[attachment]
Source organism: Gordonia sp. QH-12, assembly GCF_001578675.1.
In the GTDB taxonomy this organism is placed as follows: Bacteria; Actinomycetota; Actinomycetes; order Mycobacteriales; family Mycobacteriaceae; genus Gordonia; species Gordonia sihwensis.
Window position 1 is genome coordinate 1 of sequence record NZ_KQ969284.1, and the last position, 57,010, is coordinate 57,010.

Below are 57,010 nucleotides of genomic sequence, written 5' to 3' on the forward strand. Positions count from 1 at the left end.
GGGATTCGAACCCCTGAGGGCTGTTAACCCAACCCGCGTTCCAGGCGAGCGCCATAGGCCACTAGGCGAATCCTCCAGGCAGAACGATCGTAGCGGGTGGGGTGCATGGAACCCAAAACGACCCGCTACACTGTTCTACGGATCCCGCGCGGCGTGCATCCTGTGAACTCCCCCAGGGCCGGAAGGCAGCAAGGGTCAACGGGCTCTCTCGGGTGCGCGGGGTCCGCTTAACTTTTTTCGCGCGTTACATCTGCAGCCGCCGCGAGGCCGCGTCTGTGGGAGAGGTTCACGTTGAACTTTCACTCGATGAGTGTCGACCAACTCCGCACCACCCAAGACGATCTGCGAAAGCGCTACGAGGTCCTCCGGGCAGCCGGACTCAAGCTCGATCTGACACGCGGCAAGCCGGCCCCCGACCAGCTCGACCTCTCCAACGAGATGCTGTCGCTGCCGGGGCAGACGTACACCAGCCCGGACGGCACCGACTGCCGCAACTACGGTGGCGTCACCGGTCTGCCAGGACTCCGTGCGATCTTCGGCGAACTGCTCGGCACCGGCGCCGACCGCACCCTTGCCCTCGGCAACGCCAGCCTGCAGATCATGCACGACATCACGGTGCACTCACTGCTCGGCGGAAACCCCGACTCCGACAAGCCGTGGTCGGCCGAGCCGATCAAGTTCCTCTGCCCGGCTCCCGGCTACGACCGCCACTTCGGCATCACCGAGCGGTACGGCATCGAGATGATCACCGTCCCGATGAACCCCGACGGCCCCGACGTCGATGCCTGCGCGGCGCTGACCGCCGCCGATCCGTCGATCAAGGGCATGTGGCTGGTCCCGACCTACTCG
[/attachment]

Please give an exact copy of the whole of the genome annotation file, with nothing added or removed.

Source organism: Gordonia sp. QH-12, assembly GCF_001578675.1.
In the GTDB taxonomy this organism is placed as follows: Bacteria; Actinomycetota; Actinomycetes; order Mycobacteriales; family Mycobacteriaceae; genus Gordonia; species Gordonia sihwensis.
Window position 1 is genome coordinate 1 of sequence record NZ_KQ969284.1, and the last position, 57,010, is coordinate 57,010.

Below are 57,010 nucleotides of genomic sequence, written 5' to 3' on the forward strand. Positions count from 1 at the left end.
GGGATTCGAACCCCTGAGGGCTGTTAACCCAACCCGCGTTCCAGGCGAGCGCCATAGGCCACTAGGCGAATCCTCCAGGCAGAACGATCGTAGCGGGTGGGGTGCATGGAACCCAAAACGACCCGCTACACTGTTCTACGGATCCCGCGCGGCGTGCATCCTGTGAACTCCCCCAGGGCCGGAAGGCAGCAAGGGTCAACGGGCTCTCTCGGGTGCGCGGGGTCCGCTTAACTTTTTTCGCGCGTTACATCTGCAGCCGCCGCGAGGCCGCGTCTGTGGGAGAGGTTCACGTTGAACTTTCACTCGATGAGTGTCGACCAACTCCGCACCACCCAAGACGATCTGCGAAAGCGCTACGAGGTCCTCCGGGCAGCCGGACTCAAGCTCGATCTGACACGCGGCAAGCCGGCCCCCGACCAGCTCGACCTCTCCAACGAGATGCTGTCGCTGCCGGGGCAGACGTACACCAGCCCGGACGGCACCGACTGCCGCAACTACGGTGGCGTCACCGGTCTGCCAGGACTCCGTGCGATCTTCGGCGAACTGCTCGGCACCGGCGCCGACCGCACCCTTGCCCTCGGCAACGCCAGCCTGCAGATCATGCACGACATCACGGTGCACTCACTGCTCGGCGGAAACCCCGACTCCGACAAGCCGTGGTCGGCCGAGCCGATCAAGTTCCTCTGCCCGGCTCCCGGCTACGACCGCCACTTCGGCATCACCGAGCGGTACGGCATCGAGATGATCACCGTCCCGATGAACCCCGACGGCCCCGACGTCGATGCCTGCGCGGCGCTGACCGCCGCCGATCCGTCGATCAAGGGCATGTGGCTGGTCCCGACCTACTCG